Two or three ‘serious’ bidders have been identified as possible contenders to take over Barna Waste.
According to today’s Irish Times, industry sources have indicated that a deal may be done for the sale of the company by the end of this month.
Losses at the waste company, which has its headquarters at Carrowbrowne, Headford Road, were almost 2 million euro last year.
Grant Thornton has been hired to oversee the sale of the business, which has been operating since 1993 and employs around 300 people.
Over €4m awarded to Galway science research projects
Over four million euro has been awarded to four Galway-based science research projects.
Researchers from ATU Galway and University of Galway have benefitted from the funding announced by the Higher Education Minister.
Katie O’Dwyer of ATU Galway, and University of Galway’s Martin Nicholas Devaney and John Breslin are among the recipients.
While a collaboration between ATU Galway’s Conor Graham and University of Galway’s Liam Morrison has been awarded almost €1m.
Conor Graham explains their Trace-Fish project:
Recruitment underway of Director to oversee the excavation of remains at the Tuam Mother and Baby Home site
Galway Bay fm newsroom – Recruitment of the Director who will oversee the excavation of human remains at the site of the Tuam Mother and Baby Home is underway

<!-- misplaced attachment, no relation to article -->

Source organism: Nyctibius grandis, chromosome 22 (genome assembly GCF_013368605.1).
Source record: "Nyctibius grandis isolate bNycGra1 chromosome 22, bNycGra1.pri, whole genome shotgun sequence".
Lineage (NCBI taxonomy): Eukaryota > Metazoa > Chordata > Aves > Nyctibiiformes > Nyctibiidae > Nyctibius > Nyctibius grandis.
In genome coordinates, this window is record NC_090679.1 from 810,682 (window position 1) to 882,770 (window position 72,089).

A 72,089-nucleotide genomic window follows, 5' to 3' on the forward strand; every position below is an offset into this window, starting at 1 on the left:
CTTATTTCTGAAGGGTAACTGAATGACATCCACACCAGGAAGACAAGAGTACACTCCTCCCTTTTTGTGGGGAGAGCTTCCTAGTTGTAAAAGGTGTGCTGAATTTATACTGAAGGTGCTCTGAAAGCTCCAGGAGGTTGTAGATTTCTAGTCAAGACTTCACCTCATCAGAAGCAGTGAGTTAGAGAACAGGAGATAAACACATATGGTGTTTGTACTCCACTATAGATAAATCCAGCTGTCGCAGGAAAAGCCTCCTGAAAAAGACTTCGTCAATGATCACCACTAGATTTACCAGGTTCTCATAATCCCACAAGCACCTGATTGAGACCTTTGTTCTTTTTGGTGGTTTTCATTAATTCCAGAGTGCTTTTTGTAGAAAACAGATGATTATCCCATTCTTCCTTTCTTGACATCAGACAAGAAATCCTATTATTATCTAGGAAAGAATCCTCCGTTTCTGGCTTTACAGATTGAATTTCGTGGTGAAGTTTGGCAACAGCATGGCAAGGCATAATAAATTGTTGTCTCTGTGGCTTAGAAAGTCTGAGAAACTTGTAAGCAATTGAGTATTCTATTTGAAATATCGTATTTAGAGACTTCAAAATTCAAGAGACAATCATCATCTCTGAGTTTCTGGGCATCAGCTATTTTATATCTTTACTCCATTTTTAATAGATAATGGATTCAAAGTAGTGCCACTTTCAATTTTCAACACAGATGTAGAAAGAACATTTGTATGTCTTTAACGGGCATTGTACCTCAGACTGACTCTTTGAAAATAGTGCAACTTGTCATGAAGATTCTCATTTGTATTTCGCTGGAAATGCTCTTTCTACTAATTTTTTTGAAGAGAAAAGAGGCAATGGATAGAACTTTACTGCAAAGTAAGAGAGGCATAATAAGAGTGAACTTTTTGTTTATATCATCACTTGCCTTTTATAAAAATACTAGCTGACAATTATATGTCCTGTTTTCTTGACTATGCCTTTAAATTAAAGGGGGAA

The closing date for applications for the new role is 3pm on Thursday fortnight, December 15
The salary is expected to start at just over 102 thousand euro and may incrementally increase to just over 126 thousand in line with other Director roles in the public service.
The appointment is on a temporary fixed-term contract for a period of up to 2.5 years.
Legislation that will allow for the excavation of the site in Tuam passed through the Oireachtas earlier this year.
Project led by Galway researcher could help stop spread of cancer
Galway Bay fm newsroom – A Galway-based researcher is working on a project that could help prevent the spread of cancer.
Dr. Eoin McAvoy at University of Galway is investigating how cancer cells exploit gaps in blood vessels and travel to other parts of the body.
His study used advanced computer models and cell-based experiments to examine how these gaps could be prevented.
The research was carried out in collaboration with teams at MIT, the University of Pennsylvania, John’s Hopkins University, and University College London.
It’s hoped the research will help guide the development of drugs which could reduce the spread of cancer through these ‘leaky’ blood vessels.